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By LAURA NATUSCH and AUNDRE BUMGARDNER
Everyone knows recycling is good for the environment. It conserves resources, reduces the use of toxic chemicals, and preserves natural habitats. But fewer people realize that by recycling, they can save cash-strapped municipalities money - lots of money.
Here in New London, each ton of trash we send to the incinerator costs the city $60. That doesn't sound like much, but in 2010 New Londoners threw away 10,910 tons of trash, costing taxpayers $654,600. (This excludes trash picked up by private haulers.) On the positive side, that same year we recycled nearly 1,600 tons, saving $95,000.
We can do better. In fact, our recycling rate hovers at an abysmally low 15 percent. By bringing our rate up to the national average of 34 percent, we could save an additional $125,000, enough for Youth Affairs, or Senior Center programming, or an additional police officer or two.
This needn't be expensive. The city of New London can start by educating residents about what and why to recycle, and reminding them that recycling services are provided in conjunction with trash collection. Officials could post additional information on recycling more prominently online, include it with property tax bills, and talk about it on cable access shows.
We could reach people by partnering with local organizations and nonprofits. We could emphasize the importance of recycling in every school, using it as part of our science, math, language and art curriculums. We could set monthly goals and give a percentage of savings to local charities if those goals are met.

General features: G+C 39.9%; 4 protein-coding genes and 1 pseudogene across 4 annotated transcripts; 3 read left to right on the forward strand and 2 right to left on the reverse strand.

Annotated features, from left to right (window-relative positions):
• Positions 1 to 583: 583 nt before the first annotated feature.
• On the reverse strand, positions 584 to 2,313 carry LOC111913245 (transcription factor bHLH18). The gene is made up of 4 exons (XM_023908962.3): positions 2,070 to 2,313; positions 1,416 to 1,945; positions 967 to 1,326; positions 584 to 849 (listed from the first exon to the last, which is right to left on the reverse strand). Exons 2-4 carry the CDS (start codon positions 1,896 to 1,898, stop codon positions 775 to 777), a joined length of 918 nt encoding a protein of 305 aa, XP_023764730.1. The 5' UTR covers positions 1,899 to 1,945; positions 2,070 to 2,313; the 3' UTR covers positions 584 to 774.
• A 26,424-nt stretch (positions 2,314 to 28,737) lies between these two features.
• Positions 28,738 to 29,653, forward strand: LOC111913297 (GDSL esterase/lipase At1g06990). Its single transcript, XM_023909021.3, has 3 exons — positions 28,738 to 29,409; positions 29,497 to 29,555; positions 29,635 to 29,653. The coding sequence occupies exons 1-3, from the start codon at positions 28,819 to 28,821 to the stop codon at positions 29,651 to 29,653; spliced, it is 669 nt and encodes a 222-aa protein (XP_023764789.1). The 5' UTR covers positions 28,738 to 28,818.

Through efforts like these, we could potentially double our recycling rate. But the cities with the highest recycling rates - like San Francisco, at 80 percent - focus not only on recycling, but on composting as well. Nearly 100 U.S. cities offer curbside compostable pick up. Portland, Oregon residents reduced their garbage by 38 percent in a single year when the city introduced a curbside composting program. Other cities encourage home composting by providing free or low-cost bins.
Some New London institutions, organizations and people are already composting. Since 2007, Connecticut College has composted its food waste in an earth tub, a commercial-sized composting unit which reduces the college's food waste by 17.5 tons a year. FRESH maintains large compost piles for their community gardens. The Regional Multicultural Magnet School teaches students about worm composting, a method that yardless apartment dwellers and condominium owners can use. A few local restaurants give biodegradable scraps to area gardeners as well.
Still, we've barely scratched the surface of composting's potential. The city should investigate the costs, methods and potential payoffs of offering municipal composting. Less ambitiously, we could look for grant money to buy composting bins for residents. Neighborhood groups could find sites for composting units such as area parks, and either give the compost back to participants or use it for beautification projects. Easiest of all, every time the city educates residents about recycling, it should talk about composting as well.
New London is required to send almost 15,000 tons of trash to the Preston incinerator. Between the trash picked up by Public Works employees and private haulers, we meet this with over 6,000 tons to spare. If we made a commitment to reducing our waste by even 5,000 tons through recycling and composting, we would not only be better environmental stewards; we'd also save $300,000. If our elected officials had an opportunity to save that much money with no loss of jobs or services, we'd want them to take it. Shouldn't we ask as much of ourselves?
More than 150 years ago, Henry David Thoreau wrote, "Things don't change, we change." As individuals and as a community, it's time to change the way we think about trash. Let's work together to stop throwing money away.
Aundré Bumgardner is a New London Republican and Laura Natusch is a New London Democrat. They believe reducing solid waste is a nonpartisan issue.